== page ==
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wonderpup

Can Democracy And Capitalism Really Co-Exist?

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We have a habit of thinking that in some way Capitalism and Democracy are somehow synonymous- that they are a complementary pair. But is this actually true?

After all a defining characteristic of Capitalism is that there will be a relatively small number of relatively rich people and a much larger number of relatively poorer people- this uneven distribution of wealth being the source of the 'capital' that makes the thing work- you need some rich people to act as the pools of investable wealth that gives the system it's energy.

But on the other hand a defining Characteristic of a Democracy is that the will of the majority prevails- at least this is how it is supposed to work.

So if we were to take a pure form of Capitalism and subject it to the rule of a pure form of Democracy we would expect that soon afterwards that Capitalist system would cease to function because the demos would act to eliminate those pools of capital by voting to redistribute them to itself. More simply- any blatant disparity in wealth between the wealthy elite and the masses would be arbitraged away via the democratic process as politicians competed for votes by promising to capture that 'excess' wealth and redistribute it.

In theory then no capitalist system could for long survive in a democratic environment- the two systems seem utterly incompatible because the former requires a degree of inequality that would not be sustainable if power were to reside solely in the hands of the latter- the great unwashed would simply use their mandate to eliminate that wealth disparity via confiscatory taxation.

Which poses the question- if Democracy and Capitalism are in fact incompatible why do we think they are virtually indistinguishable?

Well the fact is that I cheated when I set up the question- I inserted the word 'pure' into my analysis- purity being the antithesis of corrupt. The reason-I think- that the apparent incompatibility between our financial system and our governance system does not lead to collapse is because both are corrupt- or more accurately their interoperation is lubricated by a layer of corruption that penetrates both simultaneously.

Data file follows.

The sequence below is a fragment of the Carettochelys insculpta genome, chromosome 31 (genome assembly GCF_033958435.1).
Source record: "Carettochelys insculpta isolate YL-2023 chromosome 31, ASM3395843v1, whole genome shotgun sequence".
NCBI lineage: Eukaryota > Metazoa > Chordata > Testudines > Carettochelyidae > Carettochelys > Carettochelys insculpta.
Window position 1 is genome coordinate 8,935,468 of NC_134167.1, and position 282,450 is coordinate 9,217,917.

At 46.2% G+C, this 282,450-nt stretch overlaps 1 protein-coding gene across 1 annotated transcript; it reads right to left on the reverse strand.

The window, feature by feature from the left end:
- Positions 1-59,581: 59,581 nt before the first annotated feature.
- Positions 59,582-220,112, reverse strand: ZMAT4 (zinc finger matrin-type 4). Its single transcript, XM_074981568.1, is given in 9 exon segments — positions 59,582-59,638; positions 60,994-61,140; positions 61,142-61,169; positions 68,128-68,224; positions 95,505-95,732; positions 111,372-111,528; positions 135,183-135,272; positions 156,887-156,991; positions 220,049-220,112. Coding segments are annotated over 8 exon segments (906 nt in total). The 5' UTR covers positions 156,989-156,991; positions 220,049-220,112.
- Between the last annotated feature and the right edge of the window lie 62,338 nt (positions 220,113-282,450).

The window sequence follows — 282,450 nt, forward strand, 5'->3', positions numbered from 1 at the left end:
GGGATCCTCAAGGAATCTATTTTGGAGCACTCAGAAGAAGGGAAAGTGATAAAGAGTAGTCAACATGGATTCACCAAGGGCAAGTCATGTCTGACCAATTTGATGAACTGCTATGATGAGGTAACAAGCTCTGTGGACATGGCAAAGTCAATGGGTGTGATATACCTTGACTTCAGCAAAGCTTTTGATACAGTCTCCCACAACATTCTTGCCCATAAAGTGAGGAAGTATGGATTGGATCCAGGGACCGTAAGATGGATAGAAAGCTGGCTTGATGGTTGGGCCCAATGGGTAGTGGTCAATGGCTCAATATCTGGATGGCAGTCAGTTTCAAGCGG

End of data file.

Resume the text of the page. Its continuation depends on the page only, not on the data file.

The truth is that we have neither free market Capitalism or true Democracy- what we actually have is a hybrid, a system in which the democratic process is systematically undercut by the wealth of the elite, who deploy that wealth to obfuscate and frustrate the democratic process in a myriad of ways; they use it to control media and thus the perceptions of the voters, they use it to buy influence via their contributions to political parties and they use it to influence in countless ways the day to day functioning of the institutions that are the cutting edge of democracy itself- blunting that edge sufficiently to ensure that their wealth is protected.

So from this viewpoint the corruption of Democracy by Capital is not a bug, it's a feature. In fact it's more than that- corruption is essential to the way our system works- it is the immune system that defends the status quo from dangerous purity.

A contemporary illustration of this immune system in action can be seen in the way it has reacted to the election of Jeremy Corbyn. If we were to distill the multiplicity of attacks on Corbyn what would their essence be? What is the core message being disseminated about the new labour leader?

Simply this- he is too pure- his ideas are dangerous not because they are in themselves evil but because they represent a perspective that is perilously naive and simplistic.

Put another way the real problem with Corbyn is that he is not corrupt enough- he fails the essential test of a viable political leader which is the willingness to embrace the necessity of the systemic corruption of the democratic process by the elite.

Corbyn-like all politicians- claims to believe in democracy- the difference is that unlike most other politicians people think he actually means it- and this is a threat so potent that at least one army general has speculated that if he were elected prime minster the outcome might be a military coup.

Nothing is more dangerous to a status quo based on systemic corruption than an honest man- which is why the entire firepower of that system will be focused on the destruction of Corbyn and his ideas- the last thing we need running our democracy is man who actually believes in democracy- such a man will be the ruin of us all- or at least those of us who have a vested interest in ensuring that democracy remains carefully confined to it's current role as an opiate to dull the anger and resentment of those who have little or no reason to love the system as it is but who can be persuaded that a trip to the polling booth every five years is all that system needs to justify it's manifest and seemingly intractable inequities.

Edited by wonderpup

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Thatcher got fairly close.

And b4 many say say she created the bank bubble. She didn't. Brown did.

Edited by Killer Bunny

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I think the two are incompatible over the longer term.

Eventually what seems to happen is that capitalists want to own politics as well as everything else, or at least optimise social/economic conditions for themselves. So you get widespread corporate capture of government. It takes a highly politically engaged populace to prevent this.